Histological differential diagnosis of ALMs included other intracranial entities such as glioblastoma multiform (GBM), arteriovenous malformation (AVM), cavernous hemangioma, angiofibroma (AFM), and myopericytoma (MPC). As an infiltrating high-grade glioma, GBM is often a necrotic and cystic lesion, with high metabolism and high proliferation ability. It is usually GFAP-positive, has no diffused vessel structure, and mitotic figures can be seen. In our ALM cases, after meticulous searching, no mitoses was found, the Ki67-/MIB-index was very low, and GFAP was always negative. AVMs are described as abnormalities consisting of tangled masses of tortuous arteries, veins, and abnormal connecting channels. In the cavernous hemangioma we can also see extremely distant blood vessels or a blood-filled sinus. In ALMs, CD34 is positive in the vessel endothelium, SMA is positive in the smooth muscle bundles, and (80 to 90% of cases) desmin is also frequently immuno-positive. Angiofibroma is most often found in the ‘juvenile nasopharyngeal angiofibroma’ (JNA) with intracranial extension, which usually develops in teenage boys, mostly in the nasopharyngeal region. JNA has an abundant vessel component but no smooth muscle (CD34 positive, SMA negative). Primary intracranial myopericytoma (MPC) is even rarer than ALM. The histological features of the two tumors may present similarly as both have myoid-appearing cells and a diffused vessel structure. However, MPC have oval-to-spindle shaped cells with a striking tendency for concentric perivascular growth, which can be distinguished immediately, and the neoplastic cells are usually negative for desmin antibodies.
Although ALM is benign and seemed to be easily curative by surgery in the literature, we have to say, for the abundance of vascular structure, surgery on ALM in certain locations is difficult and risky, especially when the tumor is rather large. In case 1, the operation was difficult and the delayed fatal complication was extremely rare. The reason of the formation of the pseudo-aneurysm was not clear, lessons should be drawn from the catastrophic outcome. The tumor might have eroded the wall of ICA, the risk of potential postoperative hemorrhage should be considered, and an earlier angiography could have avoided the fatal outcome. In case 2, as a large vascular mass in the posterior fossa, there was heavy blood loss in order to excise it piecewise. Figueiredo et al. also reported severe blood loss in an excision of a 6 cm cavernous ALM. Now the preoperative polyvinyl alcohol (PVA) embolism has been commonly used in the patients with juvenile nasopharyngeal angiofibroma in many hospitals, the similar preoperative endovascular embolism may be a possible way to reduce the intraoperative bleeding of large lesions. When the intracranial ALMs are too dangerous to operate, radiotherapy becomes an alternative treatment option.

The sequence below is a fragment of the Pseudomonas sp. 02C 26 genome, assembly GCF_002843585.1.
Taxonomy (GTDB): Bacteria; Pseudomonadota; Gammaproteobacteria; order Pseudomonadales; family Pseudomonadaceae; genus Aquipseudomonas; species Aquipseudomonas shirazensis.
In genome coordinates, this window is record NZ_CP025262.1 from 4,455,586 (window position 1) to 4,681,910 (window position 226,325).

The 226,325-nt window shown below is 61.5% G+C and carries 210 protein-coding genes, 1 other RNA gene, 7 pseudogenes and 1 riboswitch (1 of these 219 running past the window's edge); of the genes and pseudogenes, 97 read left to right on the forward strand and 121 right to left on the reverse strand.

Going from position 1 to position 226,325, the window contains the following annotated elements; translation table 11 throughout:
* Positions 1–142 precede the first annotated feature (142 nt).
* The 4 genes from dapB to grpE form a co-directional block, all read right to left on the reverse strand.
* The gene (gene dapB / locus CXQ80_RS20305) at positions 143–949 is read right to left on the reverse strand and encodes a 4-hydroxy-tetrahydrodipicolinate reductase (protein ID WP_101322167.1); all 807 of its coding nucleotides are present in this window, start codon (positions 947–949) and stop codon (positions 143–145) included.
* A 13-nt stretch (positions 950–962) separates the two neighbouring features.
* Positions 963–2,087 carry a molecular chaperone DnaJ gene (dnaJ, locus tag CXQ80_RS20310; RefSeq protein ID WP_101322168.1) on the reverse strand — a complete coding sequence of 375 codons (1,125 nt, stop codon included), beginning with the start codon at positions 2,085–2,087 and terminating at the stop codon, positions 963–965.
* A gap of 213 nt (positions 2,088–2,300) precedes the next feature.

Intracranial ALMs are extremely rare and are usually located on the ex-neuro axis, such as in our cases (the sella, posterior fossa, and the skull). MRI scans revealed a special feature of flame-like partial enhancement that may be helpful to distinguish ALM from pituitary tumors or meningiomas, and should result in the consideration of this tumor entity early in the diagnostic process. A definitive diagnosis depends on a histological analyses. The resection of ALM in certain locations is difficult and risky because of the rich blood supply.
Written informed consent was obtained from the patient for publication of this case report and any accompanying images. A copy of the written consent is available for review by the editor-in-chief of this journal.
Digital subtractive angiography
fluid-attenuated inversion recovery
glial fibrillary acidic protein
internal caratid artery
Hematoxylin and eosin
juvenile nasopharyngeal angiofibroma
Primary intracranial myopericytoma
Magnetic resonance imaging
Smooth muscle actin
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We thank Professor Tong Han for collection of the radiological images, and Xiaoling Yan for photography of the pathological specimen.
The authors declare that they have no competing interests.
LS reviewed the literature and drafted the manuscript. YZ and LS were clinically responsible for patient care. HW directed the operation and revised the manuscript. All authors read and approved the final manuscript.